Don’t ski? Don’t gamble? Shoe Tahoe!

With the Sierra Nevada snowpack at record levels, a break in recent storms that left roads clear and dry, and California Ski Week throngs back in school – we decided to venture east last week to play in the snow at Lake Tahoe.

We have had mixed experiences vacationing during off-peak weeks for tourists … like the trip to Sun River, OR, when it was too cold to whitewater raft, or the May trip to Lake Cumberland, KY, where we sat in the cabin for a week and watched the spring rains.

Lake Tahoe’s snowfall is the largest in 10 years. Dawn Page/CoastsideSlacking

This time, however, we hit the jackpot. No traffic on the road to South Lake Tahoe. No crowds in town. Bargain hotel rates. And most services were up and running in anticipation of another weekend snow dump and spring break just around the corner.

The only real challenge turned out to be deciding what to do. No skiing. (Bad knees.) No gambling. (Not our thing.) The sleigh rides seemed lame and the gondola to the top of Heavenly Mountain overpriced. Dog sledding just seemed wrong. The solution? Snow shoeing!

So after splitting a serviceable burger and disappointing side of sweet potato tots – not quite sure why we keep thinking we’ll ever find a tasty fried sweet potato – we drove over to Camp Richardson to make like Bigfoot.

The camp was a ghost town, but its Mountain Sports Center was open for business and we secured snow shoes for just $15 apiece for four hours. (Total bill for two was less than half the price of a gondola ride for one.) Despite signing a lengthy waiver, the clerk offered just one caution with the rental: “Don’t back up.”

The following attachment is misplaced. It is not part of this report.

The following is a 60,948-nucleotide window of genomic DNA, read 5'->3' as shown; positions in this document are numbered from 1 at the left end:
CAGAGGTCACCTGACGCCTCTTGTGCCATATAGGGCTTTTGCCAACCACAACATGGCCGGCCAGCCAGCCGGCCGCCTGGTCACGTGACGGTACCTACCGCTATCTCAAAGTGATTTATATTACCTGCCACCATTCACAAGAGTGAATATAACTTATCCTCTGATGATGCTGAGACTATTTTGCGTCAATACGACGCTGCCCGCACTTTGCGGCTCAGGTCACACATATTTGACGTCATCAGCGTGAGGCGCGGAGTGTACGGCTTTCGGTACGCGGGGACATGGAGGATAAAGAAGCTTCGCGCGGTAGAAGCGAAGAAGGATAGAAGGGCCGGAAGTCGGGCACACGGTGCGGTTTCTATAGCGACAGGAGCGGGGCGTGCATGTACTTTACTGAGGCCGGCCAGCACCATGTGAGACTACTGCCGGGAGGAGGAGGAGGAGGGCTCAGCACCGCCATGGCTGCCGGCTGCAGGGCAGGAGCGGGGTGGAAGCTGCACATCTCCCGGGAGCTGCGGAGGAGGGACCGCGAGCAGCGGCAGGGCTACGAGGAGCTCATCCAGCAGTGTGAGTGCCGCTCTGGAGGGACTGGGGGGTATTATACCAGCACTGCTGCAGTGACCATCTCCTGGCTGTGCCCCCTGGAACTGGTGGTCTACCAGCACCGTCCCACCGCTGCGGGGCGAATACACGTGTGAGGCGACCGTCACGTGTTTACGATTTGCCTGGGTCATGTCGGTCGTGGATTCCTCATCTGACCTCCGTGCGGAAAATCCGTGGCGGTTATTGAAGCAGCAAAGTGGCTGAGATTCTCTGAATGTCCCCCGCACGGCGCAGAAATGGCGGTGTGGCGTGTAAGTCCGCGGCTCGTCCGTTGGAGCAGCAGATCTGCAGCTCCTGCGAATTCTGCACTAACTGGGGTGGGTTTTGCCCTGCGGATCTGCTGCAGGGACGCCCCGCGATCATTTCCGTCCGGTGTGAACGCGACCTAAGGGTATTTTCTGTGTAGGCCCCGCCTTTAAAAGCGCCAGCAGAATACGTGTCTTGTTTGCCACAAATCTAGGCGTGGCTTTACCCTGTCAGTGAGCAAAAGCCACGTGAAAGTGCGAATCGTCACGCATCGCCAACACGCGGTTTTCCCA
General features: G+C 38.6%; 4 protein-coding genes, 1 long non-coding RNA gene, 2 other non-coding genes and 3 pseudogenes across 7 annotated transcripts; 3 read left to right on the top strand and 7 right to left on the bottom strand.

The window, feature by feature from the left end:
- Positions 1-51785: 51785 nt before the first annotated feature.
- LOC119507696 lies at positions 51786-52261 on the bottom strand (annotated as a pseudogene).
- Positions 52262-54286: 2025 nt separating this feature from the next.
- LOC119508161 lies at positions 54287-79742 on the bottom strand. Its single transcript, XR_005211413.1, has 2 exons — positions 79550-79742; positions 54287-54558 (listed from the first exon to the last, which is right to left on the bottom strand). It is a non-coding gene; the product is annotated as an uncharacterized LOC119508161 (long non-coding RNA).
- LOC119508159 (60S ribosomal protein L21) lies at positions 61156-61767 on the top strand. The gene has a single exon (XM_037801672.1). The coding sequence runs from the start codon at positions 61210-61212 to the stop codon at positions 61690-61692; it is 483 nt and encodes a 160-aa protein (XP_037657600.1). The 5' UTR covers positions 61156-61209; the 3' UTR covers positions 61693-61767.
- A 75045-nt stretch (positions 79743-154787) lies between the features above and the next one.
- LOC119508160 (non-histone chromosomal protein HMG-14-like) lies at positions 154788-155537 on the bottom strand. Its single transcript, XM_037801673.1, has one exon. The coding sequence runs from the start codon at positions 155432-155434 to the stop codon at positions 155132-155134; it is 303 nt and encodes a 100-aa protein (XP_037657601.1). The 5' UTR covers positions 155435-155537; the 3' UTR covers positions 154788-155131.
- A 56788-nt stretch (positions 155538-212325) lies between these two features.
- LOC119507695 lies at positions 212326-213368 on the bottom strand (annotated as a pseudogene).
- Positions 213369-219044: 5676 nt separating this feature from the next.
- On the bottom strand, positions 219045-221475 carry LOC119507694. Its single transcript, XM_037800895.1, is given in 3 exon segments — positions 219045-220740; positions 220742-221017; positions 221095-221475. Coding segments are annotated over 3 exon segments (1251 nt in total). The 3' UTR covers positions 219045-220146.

Bigfoot looking a little short. Dawn Page/CoastsideSlacking

And then we were off, tromping loudly through the snow-shrouded Valhalla Tahoe shoreline beneath stately redwoods and enjoying the crisp air, the satisfying crunch of each footstep and the sapphire-like glimmer of the lake in the late-afternoon sunshine.

Beaten paths in the snow were easier to navigate than fresh powder, which caused our feet to sink a little deeper. Yet blazing a fresh trail provided more than enough satisfaction to offset the dribble of snow down the back of our shoes. So what happens when you back up? You fall on your backside, with a snow-muffled whomp.

Just about sums it up! Dawn Page/CoastsideSlacking

Looking to warm up a bit after our snowy tromp, we drove back to town for a hot toddy at Whiskey Dick’s and closed out the day with the most expensive activity of the day – dinner at Jimmy’s Restaurant at the Landing. My redrum was amazing. (Google it.) And we were treated to the sight of a spectacular crescent moon reclining low in the sky above the mountains as we walked to the car.

The coup de gras for Dawn? The hotel’s well was literally overflowing, creating a mini-ice flow and a rare guilt-free moment for a hot bath in drought-recovering California.

No trip to Tahoe is complete without a full breakfast at Red Hut. We prefer the gritty original but it was packed and we found the food every bit as yummy at one of the spiffy offshoots. If we’d have accepted every coffee refill offered we could have hoofed it to the top of Heavenly without the gondola, but we settled instead for another brisk walk around Camp Richardson, this time on the groomed trails ($7 per person) through the deserted snow-covered campground. Nice, but we preferred shoeing by the lake.

The highlight of Day 2? Red Hut came close, but there’s nothing quite like steak cabernet pot pies at Z-Pies in Placerville, CA, on the drive home. So good we brought two frozen pies home. Say, what’s for dinner?



The views are worth the drive over Kingsbury Grade Rd. Dawn Page/CoastsideSlacking

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